WASHINGTON (CN) — Experts called it critical Monday that a federal judge has blocked the Trump administration from leaving nearly 700,000 people without food stamps at a time of rising food insecurity with millions of Americans out of work during the coronavirus pandemic.
Ruling against the Department of Agriculture at summary judgment Sunday, Chief U.S. District Judge Beryl Howell found that the rule it adopted late last year “radically and abruptly alters decades of regulatory practice” for administering food stamps through SNAP, or the Supplemental Nutrition Assistance Program.
Howell slammed the agency as “icily silent” on how its proposal would affect more than 1 million people who receive SNAP benefits during a pandemic that so far has killed nearly 220,00 Americans and quadrupled the national unemployment rate.
Food insecurity is on the rise, meanwhile, and still climbing.
“The main frontline of defense that we have is SNAP,” Elaine Waxman, a senior fellow in the Urban Institute’s Income and Benefits Policy Center, told Courthouse News on Monday.
After the Great Recession, it took 10 years for the food-insecurity rate to get back to levels seen before the 2008 economic crash, she added.
“We don’t know exactly what this recovery will look like. But we know from prior experience that it takes a long time for people to dig out,” Waxman said.
Julia Henly, who chairs the doctoral program for the University of Chicago’s School of Social Service Administration, agreed that SNAP is proven to reduce food insecurity and is a critical economic support to low-income families.
“This is a time to simplify SNAP access, not make the eligibility process more difficult,” Henly said in an email Monday.
States historically have had the power to waive the work mandates that food-stamp beneficiaries face. Without court intervention, the Trump administration would have made such waivers harder to implement. In a thriving economy, noted Henly, such a move makes little sense.
“But it would be especially poor public policy to reinstate work mandates at a time when over 12 million Americans are unemployed and community food banks are stretched to the limit. This is precisely the time when SNAP benefits are most critical, without making their access conditional on work,” she said.
Economist Robert Hartley likewise called the rule a “strange juxtaposition” to the efforts of Congress, which through the CARES Act has suspended time limits on work requirements for so-called "able-bodied adults without dependents" who are eligible for relief under SNAP.
An estimated 700,000 such adults could have found themselves kicked off food stamps this year if the Trump administration’s rule had held up in court.
SNAP is “perhaps the most accessible and successful support” for American families facing economic hardship, a safety net made all the more valuable during the pandemic, Hartley said in an email.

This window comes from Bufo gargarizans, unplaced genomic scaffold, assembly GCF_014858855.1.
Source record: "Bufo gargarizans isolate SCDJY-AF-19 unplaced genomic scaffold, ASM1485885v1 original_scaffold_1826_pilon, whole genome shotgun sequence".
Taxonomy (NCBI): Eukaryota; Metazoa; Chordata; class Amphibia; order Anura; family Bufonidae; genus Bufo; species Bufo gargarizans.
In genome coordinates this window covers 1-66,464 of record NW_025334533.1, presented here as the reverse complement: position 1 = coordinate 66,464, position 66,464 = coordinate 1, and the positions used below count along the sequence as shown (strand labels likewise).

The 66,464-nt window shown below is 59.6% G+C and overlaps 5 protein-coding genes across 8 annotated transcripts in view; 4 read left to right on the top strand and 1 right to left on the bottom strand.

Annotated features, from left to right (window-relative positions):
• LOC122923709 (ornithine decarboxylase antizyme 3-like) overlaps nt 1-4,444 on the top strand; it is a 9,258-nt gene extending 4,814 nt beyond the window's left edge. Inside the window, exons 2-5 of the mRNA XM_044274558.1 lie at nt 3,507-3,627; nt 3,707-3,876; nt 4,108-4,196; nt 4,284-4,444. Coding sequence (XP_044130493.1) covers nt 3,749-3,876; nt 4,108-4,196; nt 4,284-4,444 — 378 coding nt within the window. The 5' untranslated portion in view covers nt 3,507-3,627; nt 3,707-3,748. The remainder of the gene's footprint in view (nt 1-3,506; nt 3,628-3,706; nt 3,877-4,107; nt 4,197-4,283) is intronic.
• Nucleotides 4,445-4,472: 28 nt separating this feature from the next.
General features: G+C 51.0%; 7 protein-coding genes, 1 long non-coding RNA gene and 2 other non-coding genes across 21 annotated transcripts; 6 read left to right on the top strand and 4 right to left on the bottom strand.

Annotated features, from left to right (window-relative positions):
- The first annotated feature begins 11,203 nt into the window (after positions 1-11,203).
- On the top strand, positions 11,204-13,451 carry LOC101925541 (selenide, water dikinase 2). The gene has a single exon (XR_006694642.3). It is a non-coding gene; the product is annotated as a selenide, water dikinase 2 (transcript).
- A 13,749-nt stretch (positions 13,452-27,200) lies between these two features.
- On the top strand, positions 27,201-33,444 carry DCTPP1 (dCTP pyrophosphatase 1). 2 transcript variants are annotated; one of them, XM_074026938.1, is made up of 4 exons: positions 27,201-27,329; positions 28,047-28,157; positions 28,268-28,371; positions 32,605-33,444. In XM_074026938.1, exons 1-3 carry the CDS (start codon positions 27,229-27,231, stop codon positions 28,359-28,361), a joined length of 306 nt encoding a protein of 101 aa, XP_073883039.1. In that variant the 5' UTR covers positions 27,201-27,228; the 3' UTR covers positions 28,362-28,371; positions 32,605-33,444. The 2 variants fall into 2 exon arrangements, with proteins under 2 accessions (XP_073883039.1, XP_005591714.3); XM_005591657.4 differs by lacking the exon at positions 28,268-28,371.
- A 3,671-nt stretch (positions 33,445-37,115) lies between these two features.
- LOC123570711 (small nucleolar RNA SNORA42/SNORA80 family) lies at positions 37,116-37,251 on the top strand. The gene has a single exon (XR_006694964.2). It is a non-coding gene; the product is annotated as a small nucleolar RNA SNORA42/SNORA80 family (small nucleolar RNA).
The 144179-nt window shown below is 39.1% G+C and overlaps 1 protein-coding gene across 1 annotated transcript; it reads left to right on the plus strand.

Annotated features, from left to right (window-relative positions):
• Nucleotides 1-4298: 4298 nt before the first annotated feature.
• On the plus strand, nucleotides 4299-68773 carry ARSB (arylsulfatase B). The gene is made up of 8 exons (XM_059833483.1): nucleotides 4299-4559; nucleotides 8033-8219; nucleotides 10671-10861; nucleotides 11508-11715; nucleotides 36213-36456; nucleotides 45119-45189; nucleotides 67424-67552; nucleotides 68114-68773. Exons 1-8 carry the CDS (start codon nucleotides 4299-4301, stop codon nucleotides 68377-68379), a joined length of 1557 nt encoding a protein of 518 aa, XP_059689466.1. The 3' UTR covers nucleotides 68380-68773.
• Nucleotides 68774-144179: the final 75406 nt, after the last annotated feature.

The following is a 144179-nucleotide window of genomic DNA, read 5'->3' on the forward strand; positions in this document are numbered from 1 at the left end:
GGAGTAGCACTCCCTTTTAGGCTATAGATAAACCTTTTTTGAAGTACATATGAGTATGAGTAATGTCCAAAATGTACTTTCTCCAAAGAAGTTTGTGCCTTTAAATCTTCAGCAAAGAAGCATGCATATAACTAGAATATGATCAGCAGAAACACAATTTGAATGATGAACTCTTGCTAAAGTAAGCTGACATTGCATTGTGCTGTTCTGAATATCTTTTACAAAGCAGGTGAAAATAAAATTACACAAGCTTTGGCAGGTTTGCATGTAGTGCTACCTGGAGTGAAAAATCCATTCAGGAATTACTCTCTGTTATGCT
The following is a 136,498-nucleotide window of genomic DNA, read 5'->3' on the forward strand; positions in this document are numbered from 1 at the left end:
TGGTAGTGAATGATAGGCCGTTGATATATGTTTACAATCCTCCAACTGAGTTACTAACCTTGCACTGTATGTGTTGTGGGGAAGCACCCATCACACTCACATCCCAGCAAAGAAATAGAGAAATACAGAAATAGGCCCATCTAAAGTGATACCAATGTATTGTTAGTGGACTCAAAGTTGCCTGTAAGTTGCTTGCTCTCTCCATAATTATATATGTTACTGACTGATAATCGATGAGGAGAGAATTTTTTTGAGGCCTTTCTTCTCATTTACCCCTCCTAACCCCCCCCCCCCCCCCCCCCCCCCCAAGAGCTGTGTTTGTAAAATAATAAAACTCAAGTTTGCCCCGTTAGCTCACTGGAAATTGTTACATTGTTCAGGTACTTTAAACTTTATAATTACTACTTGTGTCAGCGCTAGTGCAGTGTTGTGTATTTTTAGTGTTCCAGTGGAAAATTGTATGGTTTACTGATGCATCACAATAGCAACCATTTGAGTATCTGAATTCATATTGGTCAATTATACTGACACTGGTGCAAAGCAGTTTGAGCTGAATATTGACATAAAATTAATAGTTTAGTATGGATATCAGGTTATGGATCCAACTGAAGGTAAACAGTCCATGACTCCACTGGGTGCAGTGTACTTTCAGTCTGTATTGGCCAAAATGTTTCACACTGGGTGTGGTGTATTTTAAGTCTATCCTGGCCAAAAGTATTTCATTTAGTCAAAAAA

“Restricting access as proposed would offer small savings in relative terms to government spending, but the personal hardship that would result is significant, especially since individuals’ constraints and health challenges may be difficult to observe as we label who is able-bodied,” said Hartley, who is an assistant professor of social work at Columbia University.
Judge Howell, an Obama appointee, had temporarily blocked the rule set to impose new eligibility requirements from taking effect on April 1, calling SNAP essential. In her 67-page ruling Sunday, Howell wrote that USDA had failed to explain how the changes followed the federal rulemaking process or “make sense.”
Just over the last six months, Howell added, “SNAP rosters have grown by over 17 percent with over 6 million new enrollees.”
While the rule change attempted by the Trump administration had targeted adults without dependents, Waxman noted that many food stamp recipients are noncustodial parents. Even if their children live with another parent, such individuals can still bear financial or caretaking responsibilities.
Waxman called SNAP a critical stimulus program that should not be pared back amid a deadly outbreak whose economic toll remains untold, pointing to research that shows every dollar spent in the program returns anywhere from $1.50 to $1.80 back to the recipient’s community.
“This is a program that helps fuel recoveries,” Waxman said. “It’s just a relief that this is one fewer battle that'll have to be fought right now.”
The lawsuit was brought in January by attorneys general from 19 states as well as the District of Columbia and New York City.
“At a time of national crisis, this decision is a win for common sense and basic human decency,” New York Attorney General Letitia James said in a press release Monday. “This Trump administration rule was cruel to its core and ran counter to who we are and what we represent as a nation.”
Hartley noted Monday that New York was the first state to pilot a SNAP Online Purchasing program in 2019 that has rapidly expanded to 47 states since May.
Without SNAP, he added, the country would see “large increases in food insecurity, especially unprecedented spikes in child food insecurity, or else extreme lines at food banks or other distribution centers.”
D.C. Attorney General Karl Racine over Twitter Monday called the proposed rule change “heartless and unlawful,” saying it put the lives of the 700,000 Americans who may have lost SNAP benefits at risk.